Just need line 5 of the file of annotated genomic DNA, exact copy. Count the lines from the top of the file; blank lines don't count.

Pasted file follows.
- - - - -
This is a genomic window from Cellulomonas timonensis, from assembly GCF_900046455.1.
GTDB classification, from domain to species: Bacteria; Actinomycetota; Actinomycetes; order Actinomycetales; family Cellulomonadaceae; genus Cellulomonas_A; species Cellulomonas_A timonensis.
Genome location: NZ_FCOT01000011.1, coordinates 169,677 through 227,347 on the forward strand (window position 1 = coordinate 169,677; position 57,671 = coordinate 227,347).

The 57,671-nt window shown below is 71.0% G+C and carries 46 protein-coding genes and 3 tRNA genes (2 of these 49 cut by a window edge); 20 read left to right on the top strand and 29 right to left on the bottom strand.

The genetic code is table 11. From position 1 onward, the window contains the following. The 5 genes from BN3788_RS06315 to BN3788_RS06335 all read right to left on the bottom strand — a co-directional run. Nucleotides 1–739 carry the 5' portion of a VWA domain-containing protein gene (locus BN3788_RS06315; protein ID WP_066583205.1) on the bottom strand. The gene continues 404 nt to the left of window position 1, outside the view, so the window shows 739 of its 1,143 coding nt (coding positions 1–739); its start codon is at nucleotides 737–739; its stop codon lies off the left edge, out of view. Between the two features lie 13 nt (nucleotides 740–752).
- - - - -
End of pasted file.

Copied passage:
The genetic code is table 11. From position 1 onward, the window contains the following. The 5 genes from BN3788_RS06315 to BN3788_RS06335 all read right to left on the bottom strand — a co-directional run. Nucleotides 1–739 carry the 5' portion of a VWA domain-containing protein gene (locus BN3788_RS06315; protein ID WP_066583205.1) on the bottom strand. The gene continues 404 nt to the left of window position 1, outside the view, so the window shows 739 of its 1,143 coding nt (coding positions 1–739); its start codon is at nucleotides 737–739; its stop codon lies off the left edge, out of view. Between the two features lie 13 nt (nucleotides 740–752).